Historical information provided by The Jim Henson Company Archivist:
At the May 1980 christening of writer Jocelyn Stevenson’s son, Jim brought up his idea for an international children’s television show that he hoped would bring about world peace. As audacious as that sounds, it was a pretty simple concept. As Jim explained, “The show basically started as an international concept, because we had an audience of a lot of kids all around the world that knew The Muppet Show and Sesame Street. We wanted to try to give the program the concept of understanding other people’s points of view, to understand why countries don’t get along with each other, on a very childlike level.” The following October, Jim organized a dinner at Keats, a London restaurant, to further explore the idea. In attendance were Peter Orton, who handled his international television sales, Duncan Kenworthy, a young producer from international Sesame Street, Jocelyn Stevenson, then writing children’s books, and David Lazer, The Muppet Show executive producer. By the end of the meal, the consensus was that the ICS (International Children’s Show) was a good idea.
In March, 1981, Muppet head writer Jerry Juhl, Jocelyn Stevenson and conceptual designer Michael Frith met with Jim at London’s Hyde Park Hotel. They worked up the most basic concepts for the series that Jim then spelled out in a treatment called The Woozle World. That July, a series of meetings were held over three days and included Jim, Jerry, Duncan, Jocelyn, Michael, and for a couple of days, Muppet designer Bonnie Erickson and her husband Wayde Harrison. Jim had the opportunity to work through The Woozle World treatment with the group and begin collaborating on the details of the show.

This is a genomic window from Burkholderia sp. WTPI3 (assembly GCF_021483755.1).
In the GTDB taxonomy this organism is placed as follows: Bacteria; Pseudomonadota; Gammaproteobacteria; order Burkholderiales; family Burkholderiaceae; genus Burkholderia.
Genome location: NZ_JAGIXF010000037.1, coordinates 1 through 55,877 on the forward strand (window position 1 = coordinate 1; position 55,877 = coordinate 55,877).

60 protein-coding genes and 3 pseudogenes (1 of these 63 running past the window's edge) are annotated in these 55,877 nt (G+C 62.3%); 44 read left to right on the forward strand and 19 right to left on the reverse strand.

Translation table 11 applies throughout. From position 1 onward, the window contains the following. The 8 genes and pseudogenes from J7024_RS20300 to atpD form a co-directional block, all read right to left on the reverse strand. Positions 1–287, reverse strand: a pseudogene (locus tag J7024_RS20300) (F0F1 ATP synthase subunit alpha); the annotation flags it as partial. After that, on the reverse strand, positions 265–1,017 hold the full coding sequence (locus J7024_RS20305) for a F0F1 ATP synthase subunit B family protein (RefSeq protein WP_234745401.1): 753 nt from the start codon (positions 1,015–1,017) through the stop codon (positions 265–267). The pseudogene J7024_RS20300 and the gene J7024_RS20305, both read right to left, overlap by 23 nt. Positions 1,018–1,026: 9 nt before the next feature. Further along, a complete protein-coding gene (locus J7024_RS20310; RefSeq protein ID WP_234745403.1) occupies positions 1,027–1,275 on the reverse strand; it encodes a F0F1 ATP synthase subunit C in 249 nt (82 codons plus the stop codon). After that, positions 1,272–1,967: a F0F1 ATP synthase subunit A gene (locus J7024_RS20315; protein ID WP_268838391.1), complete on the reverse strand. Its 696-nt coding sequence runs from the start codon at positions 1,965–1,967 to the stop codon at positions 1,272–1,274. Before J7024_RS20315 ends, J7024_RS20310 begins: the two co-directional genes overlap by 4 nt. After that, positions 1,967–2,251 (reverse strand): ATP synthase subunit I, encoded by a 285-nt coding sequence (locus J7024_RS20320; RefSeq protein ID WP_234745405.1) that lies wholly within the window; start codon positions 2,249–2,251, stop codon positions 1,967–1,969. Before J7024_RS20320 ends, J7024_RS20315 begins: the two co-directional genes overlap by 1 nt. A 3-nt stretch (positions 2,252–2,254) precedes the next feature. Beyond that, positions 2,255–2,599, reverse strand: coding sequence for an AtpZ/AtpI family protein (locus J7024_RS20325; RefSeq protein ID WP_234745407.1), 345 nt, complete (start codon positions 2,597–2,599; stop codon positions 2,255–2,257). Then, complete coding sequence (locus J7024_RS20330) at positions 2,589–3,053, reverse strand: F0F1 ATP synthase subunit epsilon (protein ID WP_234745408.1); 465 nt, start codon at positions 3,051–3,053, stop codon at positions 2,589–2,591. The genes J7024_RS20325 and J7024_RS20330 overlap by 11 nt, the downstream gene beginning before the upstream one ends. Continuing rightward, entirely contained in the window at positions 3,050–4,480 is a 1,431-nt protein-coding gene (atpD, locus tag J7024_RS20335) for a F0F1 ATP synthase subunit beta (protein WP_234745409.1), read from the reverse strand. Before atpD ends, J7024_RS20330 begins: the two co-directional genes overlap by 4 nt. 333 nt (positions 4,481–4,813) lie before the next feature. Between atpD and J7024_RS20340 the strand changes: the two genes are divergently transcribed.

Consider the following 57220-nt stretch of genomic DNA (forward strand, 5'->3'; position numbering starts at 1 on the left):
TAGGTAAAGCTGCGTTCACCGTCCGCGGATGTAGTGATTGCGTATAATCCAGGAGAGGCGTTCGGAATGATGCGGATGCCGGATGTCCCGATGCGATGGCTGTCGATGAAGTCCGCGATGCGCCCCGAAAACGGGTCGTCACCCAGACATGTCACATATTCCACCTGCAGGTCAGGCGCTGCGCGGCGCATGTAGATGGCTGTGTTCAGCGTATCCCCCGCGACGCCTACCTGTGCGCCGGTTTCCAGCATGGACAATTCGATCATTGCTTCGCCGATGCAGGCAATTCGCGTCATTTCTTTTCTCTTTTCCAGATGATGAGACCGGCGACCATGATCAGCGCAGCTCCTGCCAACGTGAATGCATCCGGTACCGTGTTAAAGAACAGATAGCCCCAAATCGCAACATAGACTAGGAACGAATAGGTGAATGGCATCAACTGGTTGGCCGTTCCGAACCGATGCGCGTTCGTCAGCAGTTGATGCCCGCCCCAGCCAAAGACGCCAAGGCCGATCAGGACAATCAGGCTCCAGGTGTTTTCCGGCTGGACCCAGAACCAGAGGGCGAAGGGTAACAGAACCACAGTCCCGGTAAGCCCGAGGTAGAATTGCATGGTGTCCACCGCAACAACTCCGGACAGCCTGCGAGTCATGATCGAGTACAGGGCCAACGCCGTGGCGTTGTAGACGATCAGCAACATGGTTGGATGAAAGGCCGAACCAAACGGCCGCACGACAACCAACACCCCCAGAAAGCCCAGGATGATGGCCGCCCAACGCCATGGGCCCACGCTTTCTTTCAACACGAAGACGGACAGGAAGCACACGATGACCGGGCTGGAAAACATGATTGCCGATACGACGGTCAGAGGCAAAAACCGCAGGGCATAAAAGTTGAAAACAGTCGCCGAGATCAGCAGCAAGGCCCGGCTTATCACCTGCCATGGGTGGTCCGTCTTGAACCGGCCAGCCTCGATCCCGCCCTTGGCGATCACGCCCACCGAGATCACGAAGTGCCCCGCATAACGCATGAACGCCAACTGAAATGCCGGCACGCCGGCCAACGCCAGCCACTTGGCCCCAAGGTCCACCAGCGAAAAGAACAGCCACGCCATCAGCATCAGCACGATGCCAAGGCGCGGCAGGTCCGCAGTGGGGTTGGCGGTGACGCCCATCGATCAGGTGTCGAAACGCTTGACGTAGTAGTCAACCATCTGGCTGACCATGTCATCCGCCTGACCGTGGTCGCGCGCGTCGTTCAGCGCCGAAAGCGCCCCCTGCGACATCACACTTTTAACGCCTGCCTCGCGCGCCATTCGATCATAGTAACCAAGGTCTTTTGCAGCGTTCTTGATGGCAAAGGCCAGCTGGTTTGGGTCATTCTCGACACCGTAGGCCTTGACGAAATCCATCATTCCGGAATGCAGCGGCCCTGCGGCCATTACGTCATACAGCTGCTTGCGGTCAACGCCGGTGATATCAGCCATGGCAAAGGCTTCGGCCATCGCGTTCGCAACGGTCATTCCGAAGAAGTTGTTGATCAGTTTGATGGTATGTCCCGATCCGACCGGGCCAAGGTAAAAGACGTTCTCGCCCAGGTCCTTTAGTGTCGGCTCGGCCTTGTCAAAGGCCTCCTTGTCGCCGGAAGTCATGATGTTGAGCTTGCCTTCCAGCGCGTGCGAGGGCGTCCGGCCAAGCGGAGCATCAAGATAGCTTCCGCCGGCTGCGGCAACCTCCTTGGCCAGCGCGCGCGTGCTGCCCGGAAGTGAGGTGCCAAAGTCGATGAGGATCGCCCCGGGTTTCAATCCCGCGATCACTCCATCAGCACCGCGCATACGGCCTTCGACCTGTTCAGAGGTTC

Jerry, Jocelyn and Michael followed up with a couple of raucous weeks ensconced in Jim’s Hampstead house, figuring out what the Fraggles were and where they lived. Michael remembers that, “It was the most intensely creative time I have ever spent. There was amazing whooping and weeping…of the good kind!” These brainstorming sessions resulted in settling on the Fraggle name and a series of lists entitled, “What we know about…” detailing any and everything from the size of the characters to the contents of a Doozer’s work belt. The following month, the group reconvened to refine their vision and formulate possible plotlines – switching from the show’s rather English working title Fraggle Hill to the more dynamic Fraggle Rock. As Jocelyn remembers, “The whole experience was hilarious.” The result was a booklet used to sell the show and to describe it to other writers and designers in a simple straightforward manner with, as Michael described, “…a certain open-endedness and magic to be explored.”